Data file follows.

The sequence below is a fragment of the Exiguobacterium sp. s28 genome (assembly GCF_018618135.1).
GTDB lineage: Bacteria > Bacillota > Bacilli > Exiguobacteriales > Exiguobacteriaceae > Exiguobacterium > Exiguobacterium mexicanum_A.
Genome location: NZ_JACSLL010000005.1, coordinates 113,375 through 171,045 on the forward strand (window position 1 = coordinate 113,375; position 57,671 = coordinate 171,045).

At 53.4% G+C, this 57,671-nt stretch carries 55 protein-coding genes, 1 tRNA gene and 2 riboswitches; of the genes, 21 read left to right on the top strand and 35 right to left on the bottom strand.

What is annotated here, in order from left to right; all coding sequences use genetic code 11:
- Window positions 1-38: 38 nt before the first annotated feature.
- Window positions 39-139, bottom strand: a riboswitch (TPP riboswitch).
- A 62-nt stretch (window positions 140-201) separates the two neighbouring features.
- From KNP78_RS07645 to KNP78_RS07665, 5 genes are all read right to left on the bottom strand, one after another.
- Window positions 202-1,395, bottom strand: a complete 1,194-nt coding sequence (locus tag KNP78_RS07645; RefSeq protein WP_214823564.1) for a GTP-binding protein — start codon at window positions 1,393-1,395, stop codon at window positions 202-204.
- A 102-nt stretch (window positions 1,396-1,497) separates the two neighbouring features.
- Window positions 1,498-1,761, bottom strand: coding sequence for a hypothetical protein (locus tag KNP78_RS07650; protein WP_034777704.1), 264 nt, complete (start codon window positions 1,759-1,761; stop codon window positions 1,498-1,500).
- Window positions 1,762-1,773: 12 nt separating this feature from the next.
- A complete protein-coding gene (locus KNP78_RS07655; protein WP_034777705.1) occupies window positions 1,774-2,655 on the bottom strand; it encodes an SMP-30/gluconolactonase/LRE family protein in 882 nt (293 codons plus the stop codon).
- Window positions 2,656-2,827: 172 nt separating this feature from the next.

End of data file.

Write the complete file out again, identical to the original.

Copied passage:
The sequence below is a fragment of the Exiguobacterium sp. s28 genome (assembly GCF_018618135.1).
GTDB lineage: Bacteria > Bacillota > Bacilli > Exiguobacteriales > Exiguobacteriaceae > Exiguobacterium > Exiguobacterium mexicanum_A.
Genome location: NZ_JACSLL010000005.1, coordinates 113,375 through 171,045 on the forward strand (window position 1 = coordinate 113,375; position 57,671 = coordinate 171,045).

At 53.4% G+C, this 57,671-nt stretch carries 55 protein-coding genes, 1 tRNA gene and 2 riboswitches; of the genes, 21 read left to right on the top strand and 35 right to left on the bottom strand.

What is annotated here, in order from left to right; all coding sequences use genetic code 11:
- Window positions 1-38: 38 nt before the first annotated feature.
- Window positions 39-139, bottom strand: a riboswitch (TPP riboswitch).
- A 62-nt stretch (window positions 140-201) separates the two neighbouring features.
- From KNP78_RS07645 to KNP78_RS07665, 5 genes are all read right to left on the bottom strand, one after another.
- Window positions 202-1,395, bottom strand: a complete 1,194-nt coding sequence (locus tag KNP78_RS07645; RefSeq protein WP_214823564.1) for a GTP-binding protein — start codon at window positions 1,393-1,395, stop codon at window positions 202-204.
- A 102-nt stretch (window positions 1,396-1,497) separates the two neighbouring features.
- Window positions 1,498-1,761, bottom strand: coding sequence for a hypothetical protein (locus tag KNP78_RS07650; protein WP_034777704.1), 264 nt, complete (start codon window positions 1,759-1,761; stop codon window positions 1,498-1,500).
- Window positions 1,762-1,773: 12 nt separating this feature from the next.
- A complete protein-coding gene (locus KNP78_RS07655; protein WP_034777705.1) occupies window positions 1,774-2,655 on the bottom strand; it encodes an SMP-30/gluconolactonase/LRE family protein in 882 nt (293 codons plus the stop codon).
- Window positions 2,656-2,827: 172 nt separating this feature from the next.